• Some regions of the U.S., especially the Southwest, Southeast, and upper Midwest, will likely see several months each year with temperatures of 95°F or above. Extreme heat could make working outdoors or living without air conditioning a serious and potentially fatal health hazard.

These are the impacts and risks that are likely to occur over the next few decades—that is, those impacts with more than a 2-in-3 chance of occurring given the emissions that have already been released into the atmosphere. The risks at the tail end of the distribution of possible impacts, which would become likely impacts without action to combat climate change, are even more severe. For example, while it is likely that between $66 billion and $106 billion worth of existing coastal property will be below sea level nationwide by 2050, there is a 1-in-20 probability that this value will reach $701 billion by 2100 if we stay on our current emissions trajectory, with another $730 billion worth of property at risk during high tide. There is also a 1-in-100 chance that cities like New York, Norfolk, Virginia, and Honolulu will experience more than 6.9 feet of sea level rise by 2100.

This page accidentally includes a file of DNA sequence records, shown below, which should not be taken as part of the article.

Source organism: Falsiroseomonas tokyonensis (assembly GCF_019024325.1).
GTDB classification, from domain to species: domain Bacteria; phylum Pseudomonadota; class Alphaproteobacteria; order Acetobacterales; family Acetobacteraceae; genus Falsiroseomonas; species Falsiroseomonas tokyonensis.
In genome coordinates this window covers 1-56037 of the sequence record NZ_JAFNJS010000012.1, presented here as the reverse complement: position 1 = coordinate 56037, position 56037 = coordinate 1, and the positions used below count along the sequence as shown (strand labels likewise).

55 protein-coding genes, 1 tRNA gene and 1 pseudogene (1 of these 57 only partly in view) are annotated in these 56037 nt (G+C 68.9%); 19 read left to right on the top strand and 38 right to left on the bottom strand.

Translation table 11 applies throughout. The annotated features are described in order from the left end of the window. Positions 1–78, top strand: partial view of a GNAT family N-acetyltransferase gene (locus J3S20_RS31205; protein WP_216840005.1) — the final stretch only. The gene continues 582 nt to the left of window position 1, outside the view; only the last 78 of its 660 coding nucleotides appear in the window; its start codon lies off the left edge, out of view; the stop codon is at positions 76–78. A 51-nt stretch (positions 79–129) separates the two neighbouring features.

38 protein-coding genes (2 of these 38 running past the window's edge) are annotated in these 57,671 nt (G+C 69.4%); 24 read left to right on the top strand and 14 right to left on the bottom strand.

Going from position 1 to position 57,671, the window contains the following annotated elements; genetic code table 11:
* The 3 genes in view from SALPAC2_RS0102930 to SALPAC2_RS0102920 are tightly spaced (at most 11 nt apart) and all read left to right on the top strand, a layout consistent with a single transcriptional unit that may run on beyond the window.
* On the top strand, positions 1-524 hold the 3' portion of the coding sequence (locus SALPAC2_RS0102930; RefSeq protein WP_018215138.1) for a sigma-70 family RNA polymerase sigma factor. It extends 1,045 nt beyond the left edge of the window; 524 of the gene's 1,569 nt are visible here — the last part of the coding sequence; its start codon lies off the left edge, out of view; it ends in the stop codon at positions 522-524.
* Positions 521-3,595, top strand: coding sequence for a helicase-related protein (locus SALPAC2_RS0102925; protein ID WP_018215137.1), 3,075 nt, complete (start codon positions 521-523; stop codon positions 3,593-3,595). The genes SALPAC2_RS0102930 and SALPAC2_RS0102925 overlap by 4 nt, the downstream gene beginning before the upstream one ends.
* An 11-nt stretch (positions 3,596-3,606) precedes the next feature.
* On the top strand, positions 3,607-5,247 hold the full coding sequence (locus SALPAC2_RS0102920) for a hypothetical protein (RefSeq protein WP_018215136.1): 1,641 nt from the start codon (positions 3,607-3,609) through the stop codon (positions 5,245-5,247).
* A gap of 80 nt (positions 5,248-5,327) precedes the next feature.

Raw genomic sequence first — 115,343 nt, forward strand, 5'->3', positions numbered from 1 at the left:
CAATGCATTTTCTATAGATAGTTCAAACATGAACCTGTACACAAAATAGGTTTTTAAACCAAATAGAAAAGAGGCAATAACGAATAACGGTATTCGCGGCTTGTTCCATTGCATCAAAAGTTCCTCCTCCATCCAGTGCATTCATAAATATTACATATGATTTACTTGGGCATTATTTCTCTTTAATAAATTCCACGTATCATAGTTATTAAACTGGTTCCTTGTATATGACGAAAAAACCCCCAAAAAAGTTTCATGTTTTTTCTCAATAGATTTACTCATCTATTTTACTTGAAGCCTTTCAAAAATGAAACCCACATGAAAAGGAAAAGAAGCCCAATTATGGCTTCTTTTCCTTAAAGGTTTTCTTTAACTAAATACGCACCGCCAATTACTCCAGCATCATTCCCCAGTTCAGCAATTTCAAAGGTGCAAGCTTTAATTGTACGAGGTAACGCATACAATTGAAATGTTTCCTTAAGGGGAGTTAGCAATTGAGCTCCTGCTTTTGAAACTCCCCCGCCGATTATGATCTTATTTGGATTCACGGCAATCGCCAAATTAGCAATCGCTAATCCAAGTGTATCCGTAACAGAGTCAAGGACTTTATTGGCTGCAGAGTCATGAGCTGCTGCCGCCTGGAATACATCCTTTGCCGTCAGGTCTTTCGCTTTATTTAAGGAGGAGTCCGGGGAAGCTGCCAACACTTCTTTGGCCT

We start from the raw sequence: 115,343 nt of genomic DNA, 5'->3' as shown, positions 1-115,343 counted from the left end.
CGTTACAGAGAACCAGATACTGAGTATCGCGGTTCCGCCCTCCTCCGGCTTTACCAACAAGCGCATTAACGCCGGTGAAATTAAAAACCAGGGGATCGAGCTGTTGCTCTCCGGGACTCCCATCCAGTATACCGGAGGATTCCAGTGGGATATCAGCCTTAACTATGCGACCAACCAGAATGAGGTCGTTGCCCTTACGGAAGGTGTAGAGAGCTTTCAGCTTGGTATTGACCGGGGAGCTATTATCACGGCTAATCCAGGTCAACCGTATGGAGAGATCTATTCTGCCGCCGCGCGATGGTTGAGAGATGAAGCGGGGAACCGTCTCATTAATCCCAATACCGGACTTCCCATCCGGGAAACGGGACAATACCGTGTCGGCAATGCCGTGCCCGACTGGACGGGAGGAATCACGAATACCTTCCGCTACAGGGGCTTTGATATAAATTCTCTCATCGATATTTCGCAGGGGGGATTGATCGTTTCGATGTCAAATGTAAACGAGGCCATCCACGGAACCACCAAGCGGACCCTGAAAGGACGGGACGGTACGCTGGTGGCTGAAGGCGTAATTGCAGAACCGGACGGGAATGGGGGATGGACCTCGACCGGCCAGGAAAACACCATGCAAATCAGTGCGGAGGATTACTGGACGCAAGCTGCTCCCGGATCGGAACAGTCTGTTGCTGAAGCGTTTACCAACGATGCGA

As the 2014 report concluded, some of these physical impacts from climate change are already being felt across the U.S. today. In response, many businesses and local governments are already adopting adaptation plans or making investments that bring greater resilience to extreme weather and other climate change impacts. But the most severe climate impacts we modeled are not inevitable, and can be avoided with strong public and private sector action to cut emissions. To that end, we strongly recommended—and continue to urge—that business leaders take action now across all industries to measure and manage climate risk within their own companies and encourage policymakers to seriously address this issue.